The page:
Click the book cover to read more.

[book] Akkadian Lexicon Companion for Biblical Hebrew Etymological, Semantic and Idiomatic Equivalence
By Hayim ben Yosef Tawil / Hayim Tawil
The Companion does not confine its interest solely to etymological equivalents with Akkadian but also embraces semantic and idiomatic relationships. It helps uncover meanings for Hebrew words that have eluded clear definition in particular contexts, but which have either Akkadian cognates or vocable euivalents employed in a similar context. It proposes nuances for Hebrew words suggested by similar Akkadian usages. It illuminates idioms from related expressions in Akkadian. It corrects certain understandings of Hebrew words and expressions in light of their Akkadian equivalents. It shows that the large resource of Akkadian literature, though geographically and temporally somewhat remote and linguistically somewhat different from Hebrew, can, offer a large number of insights for the task of understanding and interpreting Biblical Hebrew.
Click the book cover to read more.

On April 4, the New York Times published a critical or controversial essay on Roman Vishniac which asserted that he created myths of shtetl life in his photos. A show of his works will be mounted in NYC in 2012. Want to see the essay? Click HERE.

[book][book]Want to see the books? Click the covers to the right

Did you hear that YIVO has launched their free of charge ONLINE EDITION OF THE YIVO ENCYCLOPEDIA OF JEWS IN EASTERN EUROPE? The two volume set in 2008 retailed for $400. Now you can brose it for free. Visit it at YivoEncyclopedia.ORG

A Book That Has Been In The News In the Past Few Weeks and had withstood the test of half a century:
[book] Reveille for Radicals
by Saul Alinsky
The Best scene from this book is when a group dressed as Nazis and Klan members and held up signs in support of the speaker QUIETLY.
First published in 1946 and updated in 1969 with a new Introduction and Afterword, this volume represents the fullest statement of the political philosophy and practical methodology of one of the most important figures in the history of American radicalism. Like Thomas Paine before him, Saul Alinsky, through the concept and practice of community organizing, was able to embody for his era both the urgency of radical political action and the imperative of rational political discourse. His work and writing bequeathed a new method and style of social change to American communities that will remain a permanent part of the American political landscape.. Saul Alinsky was born in Chicago in 1909 and educated first in the streets of that city and then in its university. Graduate work at the University of Chicago in criminology introduced him to the Al Capone gang, and later to Joliet State Prison, where he studied prison life. He founded what is known today as the Alinsky ideology and Alinsky concepts of mass organization for power. His work in organizing the poor to fight for their rights as citizens has been internationally recognized. In the late 1930s he organized the Back of the Yards area in Chicago (the neighborhood made famous in Upton Sinclair's The Jungle). Subsequently, through the Industrial Areas Foundation which he began in 1940, Mr. Alinsky and his staff helped to organize communities not only in Chicago but throughout the country. He later turned his attentions to the middle class, creating a training institute for organizers. He died in 1972, but his works I used by Democrats and Republicans nationwide to organize and get their messages out (and to disrupt).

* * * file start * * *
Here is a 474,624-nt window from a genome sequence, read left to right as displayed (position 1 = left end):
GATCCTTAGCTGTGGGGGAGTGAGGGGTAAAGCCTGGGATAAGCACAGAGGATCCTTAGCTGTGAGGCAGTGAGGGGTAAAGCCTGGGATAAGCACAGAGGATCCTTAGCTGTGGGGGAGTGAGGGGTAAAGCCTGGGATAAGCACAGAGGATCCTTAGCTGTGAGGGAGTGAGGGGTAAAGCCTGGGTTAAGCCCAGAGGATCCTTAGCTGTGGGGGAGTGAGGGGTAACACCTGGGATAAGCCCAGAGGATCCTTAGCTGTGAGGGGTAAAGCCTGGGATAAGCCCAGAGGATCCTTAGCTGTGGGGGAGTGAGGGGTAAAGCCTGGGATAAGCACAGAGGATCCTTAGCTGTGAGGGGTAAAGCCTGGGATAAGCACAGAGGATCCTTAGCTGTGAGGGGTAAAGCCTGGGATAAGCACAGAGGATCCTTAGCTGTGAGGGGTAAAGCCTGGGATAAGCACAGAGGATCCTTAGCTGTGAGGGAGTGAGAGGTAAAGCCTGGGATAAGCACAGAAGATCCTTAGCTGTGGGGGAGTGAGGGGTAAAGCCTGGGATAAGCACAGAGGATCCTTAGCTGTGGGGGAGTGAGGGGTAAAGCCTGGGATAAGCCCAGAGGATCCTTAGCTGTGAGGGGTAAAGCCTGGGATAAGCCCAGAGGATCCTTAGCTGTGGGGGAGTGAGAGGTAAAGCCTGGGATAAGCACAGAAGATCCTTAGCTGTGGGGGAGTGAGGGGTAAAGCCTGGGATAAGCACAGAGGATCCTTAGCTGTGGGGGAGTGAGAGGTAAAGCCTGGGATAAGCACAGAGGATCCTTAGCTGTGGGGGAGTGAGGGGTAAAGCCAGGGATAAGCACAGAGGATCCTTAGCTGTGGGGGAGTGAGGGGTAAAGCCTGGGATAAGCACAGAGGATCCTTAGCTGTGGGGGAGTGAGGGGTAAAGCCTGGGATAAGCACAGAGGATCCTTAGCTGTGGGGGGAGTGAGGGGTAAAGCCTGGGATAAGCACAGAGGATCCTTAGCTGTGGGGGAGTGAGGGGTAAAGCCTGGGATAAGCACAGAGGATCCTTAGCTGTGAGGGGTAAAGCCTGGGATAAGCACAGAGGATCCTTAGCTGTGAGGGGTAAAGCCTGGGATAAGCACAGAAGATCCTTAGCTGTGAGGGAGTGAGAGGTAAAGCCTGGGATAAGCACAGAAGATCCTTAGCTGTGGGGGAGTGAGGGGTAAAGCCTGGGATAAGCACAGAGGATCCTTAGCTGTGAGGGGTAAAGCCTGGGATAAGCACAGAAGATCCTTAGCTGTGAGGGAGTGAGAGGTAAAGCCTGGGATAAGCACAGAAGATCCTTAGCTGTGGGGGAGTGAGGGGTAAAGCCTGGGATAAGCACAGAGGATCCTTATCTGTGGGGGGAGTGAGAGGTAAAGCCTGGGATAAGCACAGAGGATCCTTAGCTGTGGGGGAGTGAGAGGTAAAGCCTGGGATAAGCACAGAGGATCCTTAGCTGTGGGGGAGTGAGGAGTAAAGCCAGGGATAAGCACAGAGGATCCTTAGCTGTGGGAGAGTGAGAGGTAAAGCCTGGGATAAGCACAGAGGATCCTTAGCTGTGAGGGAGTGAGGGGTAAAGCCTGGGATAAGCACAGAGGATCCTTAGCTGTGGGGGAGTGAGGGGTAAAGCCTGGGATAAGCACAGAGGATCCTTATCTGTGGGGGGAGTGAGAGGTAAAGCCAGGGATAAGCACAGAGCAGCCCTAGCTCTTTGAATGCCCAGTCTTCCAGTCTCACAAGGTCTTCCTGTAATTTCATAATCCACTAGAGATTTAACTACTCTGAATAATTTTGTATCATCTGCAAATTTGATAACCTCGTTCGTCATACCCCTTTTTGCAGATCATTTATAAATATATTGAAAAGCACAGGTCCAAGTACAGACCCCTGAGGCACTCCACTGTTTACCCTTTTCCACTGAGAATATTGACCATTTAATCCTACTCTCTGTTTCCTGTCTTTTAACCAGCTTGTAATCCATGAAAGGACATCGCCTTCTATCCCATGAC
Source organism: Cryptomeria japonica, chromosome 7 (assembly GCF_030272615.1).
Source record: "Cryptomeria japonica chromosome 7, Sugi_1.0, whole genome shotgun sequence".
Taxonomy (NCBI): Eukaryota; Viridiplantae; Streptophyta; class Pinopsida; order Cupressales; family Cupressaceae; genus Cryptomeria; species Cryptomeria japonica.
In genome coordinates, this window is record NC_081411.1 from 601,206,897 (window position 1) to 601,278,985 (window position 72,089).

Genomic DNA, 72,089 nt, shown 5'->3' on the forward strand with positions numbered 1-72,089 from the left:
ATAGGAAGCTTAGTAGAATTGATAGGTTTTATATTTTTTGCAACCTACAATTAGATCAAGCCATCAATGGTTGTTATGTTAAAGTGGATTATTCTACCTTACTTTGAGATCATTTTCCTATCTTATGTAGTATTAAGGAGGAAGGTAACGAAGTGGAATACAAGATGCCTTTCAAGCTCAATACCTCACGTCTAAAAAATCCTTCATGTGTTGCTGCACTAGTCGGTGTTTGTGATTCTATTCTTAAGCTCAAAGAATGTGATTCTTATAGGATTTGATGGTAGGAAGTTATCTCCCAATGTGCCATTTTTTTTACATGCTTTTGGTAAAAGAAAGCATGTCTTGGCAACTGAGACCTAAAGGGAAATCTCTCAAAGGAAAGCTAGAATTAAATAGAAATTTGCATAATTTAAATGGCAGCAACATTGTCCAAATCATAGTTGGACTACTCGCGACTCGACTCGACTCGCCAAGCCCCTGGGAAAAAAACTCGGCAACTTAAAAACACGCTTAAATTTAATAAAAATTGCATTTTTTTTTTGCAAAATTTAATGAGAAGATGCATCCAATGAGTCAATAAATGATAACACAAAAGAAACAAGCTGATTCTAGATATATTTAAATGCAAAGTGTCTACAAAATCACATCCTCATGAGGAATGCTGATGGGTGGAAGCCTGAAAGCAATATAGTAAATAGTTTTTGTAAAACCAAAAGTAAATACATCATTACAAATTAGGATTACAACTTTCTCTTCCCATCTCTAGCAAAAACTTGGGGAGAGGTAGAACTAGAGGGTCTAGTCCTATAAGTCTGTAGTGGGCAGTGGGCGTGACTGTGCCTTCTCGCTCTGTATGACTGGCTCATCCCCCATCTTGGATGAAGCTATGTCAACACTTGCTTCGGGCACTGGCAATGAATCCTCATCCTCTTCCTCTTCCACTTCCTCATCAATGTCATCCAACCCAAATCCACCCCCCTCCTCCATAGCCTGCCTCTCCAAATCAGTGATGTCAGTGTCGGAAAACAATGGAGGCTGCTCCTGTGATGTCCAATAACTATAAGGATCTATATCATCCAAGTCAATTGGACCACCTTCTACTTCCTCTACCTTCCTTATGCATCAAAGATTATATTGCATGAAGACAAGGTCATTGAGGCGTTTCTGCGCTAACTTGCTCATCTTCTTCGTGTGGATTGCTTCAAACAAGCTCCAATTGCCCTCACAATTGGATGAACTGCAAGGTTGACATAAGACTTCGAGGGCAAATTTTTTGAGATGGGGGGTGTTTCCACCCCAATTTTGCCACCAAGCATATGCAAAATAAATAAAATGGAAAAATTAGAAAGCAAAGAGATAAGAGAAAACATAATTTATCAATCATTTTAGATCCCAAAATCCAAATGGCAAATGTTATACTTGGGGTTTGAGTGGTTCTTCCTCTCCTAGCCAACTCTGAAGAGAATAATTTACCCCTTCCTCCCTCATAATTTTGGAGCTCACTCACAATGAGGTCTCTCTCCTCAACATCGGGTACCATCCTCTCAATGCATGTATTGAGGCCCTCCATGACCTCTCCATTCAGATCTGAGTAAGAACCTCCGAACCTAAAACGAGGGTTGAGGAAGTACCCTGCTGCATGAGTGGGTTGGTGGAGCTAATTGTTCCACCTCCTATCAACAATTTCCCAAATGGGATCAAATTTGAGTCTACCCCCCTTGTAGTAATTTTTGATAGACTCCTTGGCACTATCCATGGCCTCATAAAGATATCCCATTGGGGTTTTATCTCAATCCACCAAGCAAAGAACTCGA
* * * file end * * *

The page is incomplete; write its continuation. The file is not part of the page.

And a book that will be famous for 15 minutes and then fade away:
[book] Madoff's Other Secret
Love, Money, Bernie, and Me
by Sheryl Weinstein
August 2009, St Martin's Press
Sheryl Weinstein, former CFO of Hadassah, a member of their investment committee, a controller at Lincoln Center, and a graduate of the Wharton School of Business at the University of Pennsylvania has seen Bernie Madoff up close and personal for more than two decades. Not only did she invest her family's assets with Madoff, but she carried on a sexual affair with him for 20 years. Did she send Hadassah's endowment to his fund? Well, they did not allocate new funds to Madoff til after she left, according to the book. Madoff was groomed well, a big Jewish macher, a biggie on Wall Street, yet a sinister criminal who wiped out the life savings of so many people and institutions in a ponzi scheme. The book is quite grotesque, since it also discusses Madoff's penis which Weinstein, who was more accustomed to her husband and men with much larger penises (I mean, she did go to Penn, so what do you expect), was shocked when she saw that Madoff's erect penis was so small. Well, she writes, at least oral sex was easier. Should you buy this book and rewards her? I mean, she also did get screwed by Madoff and lose her family's assets, but it isn't worth reading and I just told you all you need to know about this book.